Try Our Apps


What does the eggplant emoji really mean?


[poh-it] /ˈpoʊ ɪt/
a person who composes poetry.
a person who has the gift of poetic thought, imagination, and creation, together with eloquence of expression.
Origin of poet
1250-1300; Middle English poete < Latin poēta < Greek poiētḗs poet, literally, maker, equivalent to poiē-, variant stem of poieîn to make + -tēs agent noun suffix
Related forms
poetless, adjective
poetlike, adjective
nonpoet, noun
1. versifier, bard.


3. Unabridged
Based on the Random House Dictionary, © Random House, Inc. 2018.
Cite This Source
Examples from the Web for poet
Contemporary Examples
Historical Examples
  • A subject was offered him, in which no other poet would have found a theme for the Muse.

    Biographical Sketches Nathaniel Hawthorne
  • I doubt if even the poet ever works just what he means on the mind of his fellow.

    Weighed and Wanting George MacDonald
  • A parting word may, however, be devoted to the poet himself.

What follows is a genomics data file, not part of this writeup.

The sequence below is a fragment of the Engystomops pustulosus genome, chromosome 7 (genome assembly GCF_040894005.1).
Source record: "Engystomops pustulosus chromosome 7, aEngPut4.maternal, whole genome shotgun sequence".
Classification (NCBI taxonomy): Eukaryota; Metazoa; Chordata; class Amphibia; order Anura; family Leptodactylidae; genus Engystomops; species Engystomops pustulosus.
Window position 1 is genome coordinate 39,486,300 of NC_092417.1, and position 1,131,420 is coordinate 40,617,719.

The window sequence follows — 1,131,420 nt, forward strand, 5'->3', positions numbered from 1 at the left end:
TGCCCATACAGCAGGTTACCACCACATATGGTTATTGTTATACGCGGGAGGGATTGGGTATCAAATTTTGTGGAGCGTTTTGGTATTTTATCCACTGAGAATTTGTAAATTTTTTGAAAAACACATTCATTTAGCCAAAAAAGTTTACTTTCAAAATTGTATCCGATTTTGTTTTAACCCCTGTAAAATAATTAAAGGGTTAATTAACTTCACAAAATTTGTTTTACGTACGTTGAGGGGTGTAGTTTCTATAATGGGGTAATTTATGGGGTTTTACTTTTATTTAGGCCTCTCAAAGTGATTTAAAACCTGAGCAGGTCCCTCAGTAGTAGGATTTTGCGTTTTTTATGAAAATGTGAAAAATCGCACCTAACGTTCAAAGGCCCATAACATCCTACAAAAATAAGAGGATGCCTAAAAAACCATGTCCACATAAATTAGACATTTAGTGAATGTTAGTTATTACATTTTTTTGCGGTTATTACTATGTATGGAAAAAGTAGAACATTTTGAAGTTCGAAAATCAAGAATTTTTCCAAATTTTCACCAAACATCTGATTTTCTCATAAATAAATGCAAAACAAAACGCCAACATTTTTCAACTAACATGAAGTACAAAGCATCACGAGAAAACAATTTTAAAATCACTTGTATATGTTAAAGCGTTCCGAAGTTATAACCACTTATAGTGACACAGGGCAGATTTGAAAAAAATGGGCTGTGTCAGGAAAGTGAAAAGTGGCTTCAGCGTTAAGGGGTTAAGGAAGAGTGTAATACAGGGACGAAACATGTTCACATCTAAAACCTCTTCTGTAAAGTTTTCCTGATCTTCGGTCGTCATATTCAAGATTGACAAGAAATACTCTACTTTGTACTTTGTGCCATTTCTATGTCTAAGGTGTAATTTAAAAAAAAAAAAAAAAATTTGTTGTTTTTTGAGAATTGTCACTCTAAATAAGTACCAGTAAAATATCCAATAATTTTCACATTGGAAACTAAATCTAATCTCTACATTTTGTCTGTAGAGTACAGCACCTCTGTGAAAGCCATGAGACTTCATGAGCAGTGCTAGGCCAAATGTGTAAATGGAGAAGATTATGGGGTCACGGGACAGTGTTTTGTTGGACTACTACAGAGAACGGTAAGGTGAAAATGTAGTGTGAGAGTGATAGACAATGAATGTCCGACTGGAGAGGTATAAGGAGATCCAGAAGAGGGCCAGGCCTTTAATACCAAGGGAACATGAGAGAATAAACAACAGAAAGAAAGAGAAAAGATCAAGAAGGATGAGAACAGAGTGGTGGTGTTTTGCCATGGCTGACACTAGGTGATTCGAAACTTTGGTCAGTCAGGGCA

• But ambition is foreign to the Shakespeare-Hamlet nature, so the poet does not employ it.

    The Man Shakespeare Frank Harris
  • Now, what is the reason of this right-about-face on the part of the poet?

    The Man Shakespeare Frank Harris
British Dictionary definitions for poet


a person who writes poetry
a person with great imagination and creativity
Word Origin
C13: from Latin poēta, from Greek poiētēs maker, poet, from poiein to make
Collins English Dictionary - Complete & Unabridged 2012 Digital Edition
© William Collins Sons & Co. Ltd. 1979, 1986 © HarperCollins
Publishers 1998, 2000, 2003, 2005, 2006, 2007, 2009, 2012
Cite This Source
Word Origin and History for poet

early 14c., "a poet, a singer" (c.1200 as a surname), from Old French poete (12c., Modern French poète) and directly from Latin poeta "a poet," from Greek poetes "maker, author, poet," variant of poietes, from poein, poiein "to make, create, compose," from PIE *kwoiwo- "making," from root *kwei- "to pile up, build, make" (cf. Sanskrit cinoti "heaping up, piling up," Old Church Slavonic činu "act, deed, order").

Replaced Old English scop (which survives in scoff). Used in 14c., as in classical languages, for all sorts of writers or composers of works of literature. Poète maudit, "a poet insufficiently appreciated by his contemporaries," literally "cursed poet," attested by 1930, from French (1884, Verlaine). For poet laureate see laureate.

Online Etymology Dictionary, © 2010 Douglas Harper
Cite This Source

Word of the Day

Nearby words for poet

Word Value for poet

Scrabble Words With Friends